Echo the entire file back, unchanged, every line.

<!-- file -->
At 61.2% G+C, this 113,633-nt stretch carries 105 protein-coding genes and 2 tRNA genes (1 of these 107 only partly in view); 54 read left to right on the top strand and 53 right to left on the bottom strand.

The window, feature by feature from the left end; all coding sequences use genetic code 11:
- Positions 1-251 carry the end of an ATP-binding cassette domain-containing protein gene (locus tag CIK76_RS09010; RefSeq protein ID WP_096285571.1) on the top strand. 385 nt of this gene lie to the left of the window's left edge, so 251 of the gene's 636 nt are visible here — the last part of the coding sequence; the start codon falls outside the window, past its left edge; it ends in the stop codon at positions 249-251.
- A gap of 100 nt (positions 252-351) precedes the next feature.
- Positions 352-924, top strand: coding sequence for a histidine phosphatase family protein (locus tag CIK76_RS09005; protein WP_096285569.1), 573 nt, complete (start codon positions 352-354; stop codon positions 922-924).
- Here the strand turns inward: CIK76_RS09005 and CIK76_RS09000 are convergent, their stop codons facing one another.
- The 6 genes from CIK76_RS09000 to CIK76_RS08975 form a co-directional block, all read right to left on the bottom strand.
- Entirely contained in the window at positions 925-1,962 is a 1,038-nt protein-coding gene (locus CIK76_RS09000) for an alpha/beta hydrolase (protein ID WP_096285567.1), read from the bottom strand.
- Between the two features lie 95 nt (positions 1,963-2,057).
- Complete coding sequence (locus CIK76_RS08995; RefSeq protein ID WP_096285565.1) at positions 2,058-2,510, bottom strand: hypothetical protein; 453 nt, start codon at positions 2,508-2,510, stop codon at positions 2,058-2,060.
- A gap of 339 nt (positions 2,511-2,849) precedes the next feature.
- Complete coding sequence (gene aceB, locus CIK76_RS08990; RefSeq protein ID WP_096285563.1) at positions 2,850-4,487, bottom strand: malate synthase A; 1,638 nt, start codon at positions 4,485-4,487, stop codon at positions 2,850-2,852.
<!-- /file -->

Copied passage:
At 61.2% G+C, this 113,633-nt stretch carries 105 protein-coding genes and 2 tRNA genes (1 of these 107 only partly in view); 54 read left to right on the top strand and 53 right to left on the bottom strand.

The window, feature by feature from the left end; all coding sequences use genetic code 11:
- Positions 1-251 carry the end of an ATP-binding cassette domain-containing protein gene (locus tag CIK76_RS09010; RefSeq protein ID WP_096285571.1) on the top strand. 385 nt of this gene lie to the left of the window's left edge, so 251 of the gene's 636 nt are visible here — the last part of the coding sequence; the start codon falls outside the window, past its left edge; it ends in the stop codon at positions 249-251.
- A gap of 100 nt (positions 252-351) precedes the next feature.
- Positions 352-924, top strand: coding sequence for a histidine phosphatase family protein (locus tag CIK76_RS09005; protein WP_096285569.1), 573 nt, complete (start codon positions 352-354; stop codon positions 922-924).
- Here the strand turns inward: CIK76_RS09005 and CIK76_RS09000 are convergent, their stop codons facing one another.
- The 6 genes from CIK76_RS09000 to CIK76_RS08975 form a co-directional block, all read right to left on the bottom strand.
- Entirely contained in the window at positions 925-1,962 is a 1,038-nt protein-coding gene (locus CIK76_RS09000) for an alpha/beta hydrolase (protein ID WP_096285567.1), read from the bottom strand.
- Between the two features lie 95 nt (positions 1,963-2,057).
- Complete coding sequence (locus CIK76_RS08995; RefSeq protein ID WP_096285565.1) at positions 2,058-2,510, bottom strand: hypothetical protein; 453 nt, start codon at positions 2,508-2,510, stop codon at positions 2,058-2,060.
- A gap of 339 nt (positions 2,511-2,849) precedes the next feature.
- Complete coding sequence (gene aceB, locus CIK76_RS08990; RefSeq protein ID WP_096285563.1) at positions 2,850-4,487, bottom strand: malate synthase A; 1,638 nt, start codon at positions 4,485-4,487, stop codon at positions 2,850-2,852.